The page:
In addition to serving in the Allied armies, Jews also saw action in the German and Finnish units, and after the war ended Jewish commandos hunted down the Nazis.
Latest hand-picked WWII news.
German Jews who helped the US Army defeat Hitler were shunned after the war because of their enemy accents
The last great, untold story of WWII is the heroism of the young German Jews who fled Nazi Germany in the early 1930s when Hitler came to power and returned to Europe as members of the U.S. Army's elite group, the Ritchie Boys. They were highly intelligent, trained interrogators of German POWs and the U.S. Army's greatest secret weapon in the war to defeat Hitler. 'In the course of the war, tens of thousands of newly captured Third Reich soldiers were interrogated by teams of these German Jewish soldiers. A classified postwar report by the army found that nearly 60& of the credible intelligence gathered in Europe came from the Ritchie Boys', author Bruce Henderson writes in his highly compelling Sons and Soldiers: The Untold Story of the Jews Who Escaped the Nazis and Returned with the US Army to Fight Hitler, published by William Morrow.
Jewish avengers unapologetic for targeting Nazis after WWII
Seventy years after the most daring attempt of Jewish Holocaust survivors to seek revenge, the leader of the plot has only one simple regret — that to his knowledge he didn't actually kill any Nazis. Joseph Harmatz is one of the few remaining Jewish "Avengers" who carried out a mass poisoning of former SS men in an American prisoner-of-war camp in 1946 that sickened more than 2,200 Germans but ultimately caused no known deaths. A recently declassified U.S. military report has only added to the mystery of why the brazen operation did not kill Nazis, because it shows the amount of arsenic used should have been fatal to tens of thousands.
The Jews Who Fought Back: Jewish partisans were among the deadliest resistance fighters
According to one familiar narrative about the Holocaust, millions of Jews passively went to the Nazi death camps likes lambs to the slaughter, unable to fight back against oppression and genocide. The problem is—that story isn`t true. More than 30,000 Jews joined armed resistance movements throughout occupied Europe during World War II. Not only did they face death from the Germans and their European allies, they often endured dangerous anti-Semitism within their own partisan groups. Yet despite these obstacles, Jewish partisans were among the most successful resistance fighters of the war.
How the Jews Defeated Hitler: Exploding the Myth of Jewish Passivity in the Face of Nazism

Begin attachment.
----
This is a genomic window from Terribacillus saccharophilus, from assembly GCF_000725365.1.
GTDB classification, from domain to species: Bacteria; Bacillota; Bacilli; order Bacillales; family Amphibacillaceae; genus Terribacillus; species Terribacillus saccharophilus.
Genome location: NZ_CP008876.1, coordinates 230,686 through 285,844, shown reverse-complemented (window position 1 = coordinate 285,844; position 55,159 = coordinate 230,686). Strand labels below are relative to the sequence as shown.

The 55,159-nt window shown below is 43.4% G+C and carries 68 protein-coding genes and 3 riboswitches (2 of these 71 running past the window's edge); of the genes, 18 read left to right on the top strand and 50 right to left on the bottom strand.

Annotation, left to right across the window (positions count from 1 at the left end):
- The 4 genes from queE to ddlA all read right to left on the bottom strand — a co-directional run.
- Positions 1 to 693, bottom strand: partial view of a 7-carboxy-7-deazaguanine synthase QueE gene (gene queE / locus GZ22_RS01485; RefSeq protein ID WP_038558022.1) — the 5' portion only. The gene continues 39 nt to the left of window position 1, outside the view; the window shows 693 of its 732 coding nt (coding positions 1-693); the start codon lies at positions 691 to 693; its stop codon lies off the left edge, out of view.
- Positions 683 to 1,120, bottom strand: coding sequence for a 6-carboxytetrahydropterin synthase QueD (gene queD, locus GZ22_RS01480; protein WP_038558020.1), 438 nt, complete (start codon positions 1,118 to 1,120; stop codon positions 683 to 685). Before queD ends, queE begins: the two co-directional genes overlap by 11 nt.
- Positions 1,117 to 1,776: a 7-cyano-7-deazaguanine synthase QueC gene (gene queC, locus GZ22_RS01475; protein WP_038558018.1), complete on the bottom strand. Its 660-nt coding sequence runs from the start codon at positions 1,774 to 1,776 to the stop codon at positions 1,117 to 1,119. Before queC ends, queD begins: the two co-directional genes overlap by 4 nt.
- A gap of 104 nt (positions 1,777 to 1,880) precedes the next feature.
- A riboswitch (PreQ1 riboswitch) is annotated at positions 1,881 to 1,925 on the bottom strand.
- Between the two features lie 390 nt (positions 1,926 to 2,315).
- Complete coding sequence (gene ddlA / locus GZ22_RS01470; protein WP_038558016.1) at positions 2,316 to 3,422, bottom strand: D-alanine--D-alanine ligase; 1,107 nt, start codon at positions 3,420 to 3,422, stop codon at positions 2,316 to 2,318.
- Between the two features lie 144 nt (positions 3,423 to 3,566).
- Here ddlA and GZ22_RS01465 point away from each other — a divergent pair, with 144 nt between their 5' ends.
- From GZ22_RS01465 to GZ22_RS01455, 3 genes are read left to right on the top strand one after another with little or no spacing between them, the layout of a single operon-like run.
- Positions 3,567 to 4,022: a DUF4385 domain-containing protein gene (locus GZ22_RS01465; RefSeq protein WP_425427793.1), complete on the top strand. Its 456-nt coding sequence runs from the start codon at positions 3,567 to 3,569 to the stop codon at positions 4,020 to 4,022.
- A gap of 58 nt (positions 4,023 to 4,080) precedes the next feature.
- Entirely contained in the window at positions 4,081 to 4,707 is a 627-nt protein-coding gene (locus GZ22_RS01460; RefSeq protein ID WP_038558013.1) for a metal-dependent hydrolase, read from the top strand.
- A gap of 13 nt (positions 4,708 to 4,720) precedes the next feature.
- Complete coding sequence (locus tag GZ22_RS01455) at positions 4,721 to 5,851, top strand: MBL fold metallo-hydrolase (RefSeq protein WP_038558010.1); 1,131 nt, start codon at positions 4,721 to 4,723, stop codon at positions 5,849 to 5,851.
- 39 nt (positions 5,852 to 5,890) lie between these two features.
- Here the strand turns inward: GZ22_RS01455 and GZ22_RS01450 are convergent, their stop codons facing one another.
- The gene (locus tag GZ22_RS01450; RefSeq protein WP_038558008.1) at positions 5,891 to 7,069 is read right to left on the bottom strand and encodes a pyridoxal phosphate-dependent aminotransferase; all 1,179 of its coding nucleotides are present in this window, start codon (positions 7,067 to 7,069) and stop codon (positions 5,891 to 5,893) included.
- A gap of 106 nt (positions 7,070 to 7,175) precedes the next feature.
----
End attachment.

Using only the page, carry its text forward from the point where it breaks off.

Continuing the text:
The apparent lack of Jewish resistance to the Holocaust has long been troubling. Political science professor Benjamin Ginsberg proposes a new way of understanding what actually happened: Jews did resist, not so much in the impossible environments of Nazi-occupied Europe but from elsewhere. Jews took leading roles in Britain`s codebreaking program and America`s nuclear project, eagerly served in the U.S. and Soviet military and designed some of Russia`s best weapons, including the T-34 tank.
Ritchie Boys - Jewish WWII soldiers - tell of brushes with Nazis, and guarding Alfred Jodl
The Nazi general wanted to use the bathroom. WWII in Europe had just ended. And U.S. Army Captain Seymour Steinberg figured it was fine. But as Oberstgeneral Alfred Jodl, one of Hitler`s top aides, vanished into the bathroom, Steinberg`s blood went cold. A German admiral had made the same request an hour before and had killed himself in a bathroom. If Jodl did the same thing, Steinberg was in big trouble. He dashed into the bathroom. He broke down the door. And there was Jodl sitting on the can. "Is anything wrong?" asked Jodl. Steinberg and other Ritchie Boys mark the 70th anniversary of the opening of the secret WWII military intelligence school at Camp Ritchie, Md.
Jerry Lieberman served with the Ritchie Boys - German Jews who fled and joined U.S. Army intelligence
It was the perfect revenge. They were Jews who fled Nazi persecution and came to America, where they joined or were drafted into the U.S. Army. Because they knew the enemy better than anyone they were sent to a Maryland military intelligence training center called Camp Ritchie and taught to interrogate or wage psychological warfare against the Nazis. History knows them as the Ritchie Boys. Guy Stern was one of them: "We fought an American war. We fought an intensely personal war. We fought with weapons of an intelligence soldier with a missionary zeal."
Exhibit recalls how American Jewish soldiers had to fight the anti-Semitism in the U.S., before taking on the Nazis
Jewish soldiers' dog tags in the U.S. Army had the letter "H" for "Hebrew" - getting them regularly into fights with their fellow soldiers. That's one of stories you'll learn at the "Ours to Fight For: American Jews in the Second World War" -exhibit, which will be on show through May 8, 2011, at the National World War II Museum.
Two books by Germans who fled to Britain to fight against Nazi Germany